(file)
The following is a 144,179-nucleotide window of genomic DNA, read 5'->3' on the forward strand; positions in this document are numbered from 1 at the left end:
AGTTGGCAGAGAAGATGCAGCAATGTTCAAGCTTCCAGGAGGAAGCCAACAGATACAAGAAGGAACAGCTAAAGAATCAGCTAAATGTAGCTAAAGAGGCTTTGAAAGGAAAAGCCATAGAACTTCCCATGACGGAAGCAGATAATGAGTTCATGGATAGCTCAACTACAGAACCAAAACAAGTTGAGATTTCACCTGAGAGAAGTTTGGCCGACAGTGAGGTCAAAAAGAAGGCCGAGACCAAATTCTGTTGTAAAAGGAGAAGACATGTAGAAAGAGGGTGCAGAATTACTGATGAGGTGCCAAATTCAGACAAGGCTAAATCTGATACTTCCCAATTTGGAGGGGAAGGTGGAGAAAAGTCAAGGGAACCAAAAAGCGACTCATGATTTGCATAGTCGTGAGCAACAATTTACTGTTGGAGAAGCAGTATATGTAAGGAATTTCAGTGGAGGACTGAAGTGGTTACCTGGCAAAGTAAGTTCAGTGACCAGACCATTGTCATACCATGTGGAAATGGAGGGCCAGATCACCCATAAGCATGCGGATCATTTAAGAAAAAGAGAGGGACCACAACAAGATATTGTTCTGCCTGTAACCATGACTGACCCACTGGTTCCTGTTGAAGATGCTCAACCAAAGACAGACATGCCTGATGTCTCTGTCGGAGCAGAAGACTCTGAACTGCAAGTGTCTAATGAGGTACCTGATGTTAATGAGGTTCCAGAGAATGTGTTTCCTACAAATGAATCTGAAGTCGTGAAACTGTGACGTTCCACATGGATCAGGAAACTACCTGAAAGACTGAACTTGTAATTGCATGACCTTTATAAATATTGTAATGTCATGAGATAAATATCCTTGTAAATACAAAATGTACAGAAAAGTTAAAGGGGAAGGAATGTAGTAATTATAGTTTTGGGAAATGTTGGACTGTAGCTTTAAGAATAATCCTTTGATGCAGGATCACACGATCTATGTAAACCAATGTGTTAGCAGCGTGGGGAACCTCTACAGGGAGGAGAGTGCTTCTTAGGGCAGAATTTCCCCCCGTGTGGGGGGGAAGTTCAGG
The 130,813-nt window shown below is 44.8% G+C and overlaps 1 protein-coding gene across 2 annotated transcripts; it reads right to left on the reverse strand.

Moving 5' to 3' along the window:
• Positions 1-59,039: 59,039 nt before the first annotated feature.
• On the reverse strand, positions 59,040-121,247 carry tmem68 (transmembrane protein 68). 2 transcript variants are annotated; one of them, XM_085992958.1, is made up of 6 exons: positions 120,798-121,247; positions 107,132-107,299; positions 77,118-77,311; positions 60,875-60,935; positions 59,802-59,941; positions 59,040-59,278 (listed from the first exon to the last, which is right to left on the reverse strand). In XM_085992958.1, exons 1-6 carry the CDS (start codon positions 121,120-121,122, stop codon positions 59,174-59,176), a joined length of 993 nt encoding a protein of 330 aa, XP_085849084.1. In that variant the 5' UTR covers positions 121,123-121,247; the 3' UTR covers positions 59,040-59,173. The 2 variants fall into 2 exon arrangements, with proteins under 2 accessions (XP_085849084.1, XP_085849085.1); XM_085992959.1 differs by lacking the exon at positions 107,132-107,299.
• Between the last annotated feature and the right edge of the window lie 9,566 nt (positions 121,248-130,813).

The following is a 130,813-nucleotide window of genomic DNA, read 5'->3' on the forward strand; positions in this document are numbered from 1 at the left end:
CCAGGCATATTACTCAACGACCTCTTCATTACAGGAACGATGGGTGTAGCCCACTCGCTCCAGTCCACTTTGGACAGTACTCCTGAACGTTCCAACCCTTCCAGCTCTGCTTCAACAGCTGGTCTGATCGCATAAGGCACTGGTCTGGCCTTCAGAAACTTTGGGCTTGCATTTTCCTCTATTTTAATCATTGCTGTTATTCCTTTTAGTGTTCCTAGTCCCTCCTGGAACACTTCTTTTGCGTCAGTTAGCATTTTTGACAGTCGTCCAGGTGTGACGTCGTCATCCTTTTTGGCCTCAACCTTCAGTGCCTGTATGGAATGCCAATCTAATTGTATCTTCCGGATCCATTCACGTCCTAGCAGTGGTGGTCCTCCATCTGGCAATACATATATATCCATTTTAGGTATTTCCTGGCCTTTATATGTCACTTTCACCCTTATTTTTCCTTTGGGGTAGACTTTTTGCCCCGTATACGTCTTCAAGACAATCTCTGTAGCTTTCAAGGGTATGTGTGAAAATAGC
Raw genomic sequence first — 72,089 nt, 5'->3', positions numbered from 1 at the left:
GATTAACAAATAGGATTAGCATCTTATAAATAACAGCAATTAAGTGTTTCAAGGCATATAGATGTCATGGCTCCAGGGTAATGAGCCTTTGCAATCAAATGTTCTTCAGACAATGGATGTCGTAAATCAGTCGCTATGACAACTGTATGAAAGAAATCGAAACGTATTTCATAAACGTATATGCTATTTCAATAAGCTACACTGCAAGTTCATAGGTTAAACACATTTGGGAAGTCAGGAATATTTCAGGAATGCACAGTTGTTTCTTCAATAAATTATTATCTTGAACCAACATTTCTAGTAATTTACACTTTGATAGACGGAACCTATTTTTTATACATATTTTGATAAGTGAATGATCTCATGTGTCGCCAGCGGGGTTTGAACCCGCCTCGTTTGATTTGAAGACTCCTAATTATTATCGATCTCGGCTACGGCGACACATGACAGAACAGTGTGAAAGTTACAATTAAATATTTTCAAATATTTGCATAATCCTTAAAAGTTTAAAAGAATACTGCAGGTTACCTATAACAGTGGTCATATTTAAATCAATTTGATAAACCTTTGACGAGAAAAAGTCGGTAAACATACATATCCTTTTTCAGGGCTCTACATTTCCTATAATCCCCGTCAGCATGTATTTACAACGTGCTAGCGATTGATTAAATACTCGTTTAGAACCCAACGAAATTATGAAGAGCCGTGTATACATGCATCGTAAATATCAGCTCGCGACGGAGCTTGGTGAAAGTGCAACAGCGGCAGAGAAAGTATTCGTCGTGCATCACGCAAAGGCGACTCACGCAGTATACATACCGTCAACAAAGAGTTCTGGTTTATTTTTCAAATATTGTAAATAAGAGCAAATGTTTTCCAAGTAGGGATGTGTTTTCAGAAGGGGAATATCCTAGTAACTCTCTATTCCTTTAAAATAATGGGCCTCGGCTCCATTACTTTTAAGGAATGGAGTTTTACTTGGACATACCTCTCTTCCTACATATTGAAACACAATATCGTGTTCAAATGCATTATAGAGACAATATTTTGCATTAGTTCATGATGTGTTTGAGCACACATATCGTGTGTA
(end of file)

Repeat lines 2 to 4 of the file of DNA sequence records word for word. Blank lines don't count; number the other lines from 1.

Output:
AGTTGGCAGAGAAGATGCAGCAATGTTCAAGCTTCCAGGAGGAAGCCAACAGATACAAGAAGGAACAGCTAAAGAATCAGCTAAATGTAGCTAAAGAGGCTTTGAAAGGAAAAGCCATAGAACTTCCCATGACGGAAGCAGATAATGAGTTCATGGATAGCTCAACTACAGAACCAAAACAAGTTGAGATTTCACCTGAGAGAAGTTTGGCCGACAGTGAGGTCAAAAAGAAGGCCGAGACCAAATTCTGTTGTAAAAGGAGAAGACATGTAGAAAGAGGGTGCAGAATTACTGATGAGGTGCCAAATTCAGACAAGGCTAAATCTGATACTTCCCAATTTGGAGGGGAAGGTGGAGAAAAGTCAAGGGAACCAAAAAGCGACTCATGATTTGCATAGTCGTGAGCAACAATTTACTGTTGGAGAAGCAGTATATGTAAGGAATTTCAGTGGAGGACTGAAGTGGTTACCTGGCAAAGTAAGTTCAGTGACCAGACCATTGTCATACCATGTGGAAATGGAGGGCCAGATCACCCATAAGCATGCGGATCATTTAAGAAAAAGAGAGGGACCACAACAAGATATTGTTCTGCCTGTAACCATGACTGACCCACTGGTTCCTGTTGAAGATGCTCAACCAAAGACAGACATGCCTGATGTCTCTGTCGGAGCAGAAGACTCTGAACTGCAAGTGTCTAATGAGGTACCTGATGTTAATGAGGTTCCAGAGAATGTGTTTCCTACAAATGAATCTGAAGTCGTGAAACTGTGACGTTCCACATGGATCAGGAAACTACCTGAAAGACTGAACTTGTAATTGCATGACCTTTATAAATATTGTAATGTCATGAGATAAATATCCTTGTAAATACAAAATGTACAGAAAAGTTAAAGGGGAAGGAATGTAGTAATTATAGTTTTGGGAAATGTTGGACTGTAGCTTTAAGAATAATCCTTTGATGCAGGATCACACGATCTATGTAAACCAATGTGTTAGCAGCGTGGGGAACCTCTACAGGGAGGAGAGTGCTTCTTAGGGCAGAATTTCCCCCCGTGTGGGGGGGAAGTTCAGG
The 130,813-nt window shown below is 44.8% G+C and overlaps 1 protein-coding gene across 2 annotated transcripts; it reads right to left on the reverse strand.

Moving 5' to 3' along the window: